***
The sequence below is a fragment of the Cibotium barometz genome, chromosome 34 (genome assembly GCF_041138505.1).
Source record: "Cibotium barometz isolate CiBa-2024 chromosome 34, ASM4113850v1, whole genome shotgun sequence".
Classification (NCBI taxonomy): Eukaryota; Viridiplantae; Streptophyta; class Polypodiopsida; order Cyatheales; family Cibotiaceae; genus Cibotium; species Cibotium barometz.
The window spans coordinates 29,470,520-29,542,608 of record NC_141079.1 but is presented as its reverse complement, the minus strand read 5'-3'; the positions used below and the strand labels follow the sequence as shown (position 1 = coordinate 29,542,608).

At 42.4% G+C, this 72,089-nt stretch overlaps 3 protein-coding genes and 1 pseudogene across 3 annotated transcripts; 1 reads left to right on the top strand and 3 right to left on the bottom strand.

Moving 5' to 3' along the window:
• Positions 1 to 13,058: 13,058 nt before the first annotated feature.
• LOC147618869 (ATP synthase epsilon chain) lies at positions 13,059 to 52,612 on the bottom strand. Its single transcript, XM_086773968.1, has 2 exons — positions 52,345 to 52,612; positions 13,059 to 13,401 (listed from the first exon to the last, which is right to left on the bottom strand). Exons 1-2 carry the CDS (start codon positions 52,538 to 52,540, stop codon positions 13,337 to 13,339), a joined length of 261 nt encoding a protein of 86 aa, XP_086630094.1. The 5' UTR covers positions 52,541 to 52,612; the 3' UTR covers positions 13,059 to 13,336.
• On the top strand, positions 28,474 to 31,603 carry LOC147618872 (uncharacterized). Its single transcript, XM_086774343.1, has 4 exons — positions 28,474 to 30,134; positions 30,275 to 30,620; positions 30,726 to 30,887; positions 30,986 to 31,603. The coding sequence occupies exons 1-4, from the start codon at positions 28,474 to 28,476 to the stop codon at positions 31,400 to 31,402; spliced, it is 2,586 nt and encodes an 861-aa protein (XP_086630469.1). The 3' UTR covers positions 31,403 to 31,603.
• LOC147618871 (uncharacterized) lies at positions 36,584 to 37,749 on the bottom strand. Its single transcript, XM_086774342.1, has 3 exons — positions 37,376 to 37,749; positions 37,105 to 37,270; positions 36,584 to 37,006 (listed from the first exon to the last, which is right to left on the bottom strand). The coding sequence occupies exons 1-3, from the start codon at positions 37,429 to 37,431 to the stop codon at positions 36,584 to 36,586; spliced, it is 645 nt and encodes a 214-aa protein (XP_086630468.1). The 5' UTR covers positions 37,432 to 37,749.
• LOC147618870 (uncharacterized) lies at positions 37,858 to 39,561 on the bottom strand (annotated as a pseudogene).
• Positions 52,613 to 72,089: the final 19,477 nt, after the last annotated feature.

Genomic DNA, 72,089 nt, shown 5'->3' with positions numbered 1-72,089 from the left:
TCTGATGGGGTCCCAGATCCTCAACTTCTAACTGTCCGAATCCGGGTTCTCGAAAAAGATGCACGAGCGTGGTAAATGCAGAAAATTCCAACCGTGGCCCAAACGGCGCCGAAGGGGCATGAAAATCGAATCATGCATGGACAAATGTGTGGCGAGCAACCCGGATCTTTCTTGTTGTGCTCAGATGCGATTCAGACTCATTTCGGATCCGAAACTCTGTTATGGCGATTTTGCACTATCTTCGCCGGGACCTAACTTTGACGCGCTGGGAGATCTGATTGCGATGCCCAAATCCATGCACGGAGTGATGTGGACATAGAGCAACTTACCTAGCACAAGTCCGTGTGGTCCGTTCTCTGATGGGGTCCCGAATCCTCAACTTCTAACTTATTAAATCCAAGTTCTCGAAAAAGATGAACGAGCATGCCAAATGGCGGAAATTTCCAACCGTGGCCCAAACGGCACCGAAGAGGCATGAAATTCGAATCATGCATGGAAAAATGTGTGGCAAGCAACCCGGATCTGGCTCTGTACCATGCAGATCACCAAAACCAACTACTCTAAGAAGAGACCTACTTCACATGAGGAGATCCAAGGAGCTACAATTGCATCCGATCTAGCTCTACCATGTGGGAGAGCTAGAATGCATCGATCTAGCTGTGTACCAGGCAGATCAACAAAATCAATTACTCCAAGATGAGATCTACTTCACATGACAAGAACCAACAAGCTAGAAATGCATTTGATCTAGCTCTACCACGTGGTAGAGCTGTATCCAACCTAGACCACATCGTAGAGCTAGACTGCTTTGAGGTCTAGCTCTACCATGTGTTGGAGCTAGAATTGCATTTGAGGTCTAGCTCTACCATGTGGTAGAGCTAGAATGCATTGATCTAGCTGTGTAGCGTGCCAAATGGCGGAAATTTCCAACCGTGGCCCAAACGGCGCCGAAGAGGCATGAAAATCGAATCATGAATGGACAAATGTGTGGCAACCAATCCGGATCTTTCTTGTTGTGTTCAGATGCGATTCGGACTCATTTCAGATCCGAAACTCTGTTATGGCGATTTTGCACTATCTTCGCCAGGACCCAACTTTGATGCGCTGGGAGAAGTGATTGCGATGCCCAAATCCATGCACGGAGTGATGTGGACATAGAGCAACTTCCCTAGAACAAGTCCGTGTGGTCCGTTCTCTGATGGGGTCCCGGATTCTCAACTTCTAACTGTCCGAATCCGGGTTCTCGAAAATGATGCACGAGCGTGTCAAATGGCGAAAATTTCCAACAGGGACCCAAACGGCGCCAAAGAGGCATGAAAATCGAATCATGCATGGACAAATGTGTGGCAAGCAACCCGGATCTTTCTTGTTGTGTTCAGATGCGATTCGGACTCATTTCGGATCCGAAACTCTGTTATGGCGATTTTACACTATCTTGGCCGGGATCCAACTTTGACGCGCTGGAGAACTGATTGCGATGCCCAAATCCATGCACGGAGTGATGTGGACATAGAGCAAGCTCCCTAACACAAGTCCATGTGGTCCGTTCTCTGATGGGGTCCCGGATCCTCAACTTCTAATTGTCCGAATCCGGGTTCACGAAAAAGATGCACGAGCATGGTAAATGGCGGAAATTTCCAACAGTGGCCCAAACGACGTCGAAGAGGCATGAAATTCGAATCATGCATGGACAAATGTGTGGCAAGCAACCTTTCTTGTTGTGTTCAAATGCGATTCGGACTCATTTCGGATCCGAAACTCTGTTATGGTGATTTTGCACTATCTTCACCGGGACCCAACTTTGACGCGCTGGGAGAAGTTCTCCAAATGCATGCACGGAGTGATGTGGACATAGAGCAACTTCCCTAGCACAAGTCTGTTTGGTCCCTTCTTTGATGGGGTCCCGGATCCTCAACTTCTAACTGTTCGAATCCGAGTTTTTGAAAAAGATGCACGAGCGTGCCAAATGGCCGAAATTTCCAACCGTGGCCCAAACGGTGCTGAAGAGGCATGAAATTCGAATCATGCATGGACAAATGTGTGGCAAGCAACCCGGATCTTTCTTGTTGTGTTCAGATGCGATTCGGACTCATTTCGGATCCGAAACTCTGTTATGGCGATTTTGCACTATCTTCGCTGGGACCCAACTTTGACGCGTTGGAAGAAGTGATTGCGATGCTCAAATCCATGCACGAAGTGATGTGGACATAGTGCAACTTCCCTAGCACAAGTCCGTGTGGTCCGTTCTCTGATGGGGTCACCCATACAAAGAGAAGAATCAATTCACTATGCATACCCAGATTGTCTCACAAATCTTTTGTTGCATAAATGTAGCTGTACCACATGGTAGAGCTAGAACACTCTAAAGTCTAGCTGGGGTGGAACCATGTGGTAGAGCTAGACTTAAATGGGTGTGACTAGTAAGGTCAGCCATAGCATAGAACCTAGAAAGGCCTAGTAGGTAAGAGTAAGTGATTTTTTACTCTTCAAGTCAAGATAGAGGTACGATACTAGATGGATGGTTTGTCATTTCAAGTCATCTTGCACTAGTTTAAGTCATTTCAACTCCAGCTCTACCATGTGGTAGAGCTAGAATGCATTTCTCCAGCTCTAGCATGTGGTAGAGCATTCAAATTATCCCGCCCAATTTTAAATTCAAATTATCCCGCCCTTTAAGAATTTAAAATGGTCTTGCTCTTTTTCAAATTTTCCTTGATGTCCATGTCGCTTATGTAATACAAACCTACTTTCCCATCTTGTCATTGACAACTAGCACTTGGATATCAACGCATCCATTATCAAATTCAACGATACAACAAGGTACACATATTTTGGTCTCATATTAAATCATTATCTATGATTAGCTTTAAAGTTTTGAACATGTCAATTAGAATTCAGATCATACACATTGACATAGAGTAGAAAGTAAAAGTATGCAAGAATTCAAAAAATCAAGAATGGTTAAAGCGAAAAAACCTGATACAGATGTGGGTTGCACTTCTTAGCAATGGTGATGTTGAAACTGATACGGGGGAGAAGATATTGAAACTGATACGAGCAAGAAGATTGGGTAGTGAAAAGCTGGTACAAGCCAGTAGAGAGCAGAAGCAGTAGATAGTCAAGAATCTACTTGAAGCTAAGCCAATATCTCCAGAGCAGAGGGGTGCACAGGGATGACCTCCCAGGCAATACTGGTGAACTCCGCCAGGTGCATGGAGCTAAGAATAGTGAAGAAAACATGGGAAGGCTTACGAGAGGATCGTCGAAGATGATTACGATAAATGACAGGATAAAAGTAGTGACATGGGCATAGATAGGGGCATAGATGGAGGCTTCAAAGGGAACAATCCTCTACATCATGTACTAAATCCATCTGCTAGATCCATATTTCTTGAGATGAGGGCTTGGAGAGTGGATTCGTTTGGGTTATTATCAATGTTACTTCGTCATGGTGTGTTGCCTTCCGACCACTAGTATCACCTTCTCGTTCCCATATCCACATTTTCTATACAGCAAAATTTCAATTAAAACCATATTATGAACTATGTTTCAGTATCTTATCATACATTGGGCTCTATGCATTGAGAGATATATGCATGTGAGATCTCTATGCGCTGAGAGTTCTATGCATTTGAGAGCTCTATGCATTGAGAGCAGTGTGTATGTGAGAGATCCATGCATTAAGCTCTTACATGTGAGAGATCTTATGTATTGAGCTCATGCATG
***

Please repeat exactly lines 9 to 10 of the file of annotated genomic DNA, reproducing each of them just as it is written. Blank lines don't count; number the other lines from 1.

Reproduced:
• On the top strand, positions 28,474 to 31,603 carry LOC147618872 (uncharacterized). Its single transcript, XM_086774343.1, has 4 exons — positions 28,474 to 30,134; positions 30,275 to 30,620; positions 30,726 to 30,887; positions 30,986 to 31,603. The coding sequence occupies exons 1-4, from the start codon at positions 28,474 to 28,476 to the stop codon at positions 31,400 to 31,402; spliced, it is 2,586 nt and encodes an 861-aa protein (XP_086630469.1). The 3' UTR covers positions 31,403 to 31,603.
• LOC147618871 (uncharacterized) lies at positions 36,584 to 37,749 on the bottom strand. Its single transcript, XM_086774342.1, has 3 exons — positions 37,376 to 37,749; positions 37,105 to 37,270; positions 36,584 to 37,006 (listed from the first exon to the last, which is right to left on the bottom strand). The coding sequence occupies exons 1-3, from the start codon at positions 37,429 to 37,431 to the stop codon at positions 36,584 to 36,586; spliced, it is 645 nt and encodes a 214-aa protein (XP_086630468.1). The 5' UTR covers positions 37,432 to 37,749.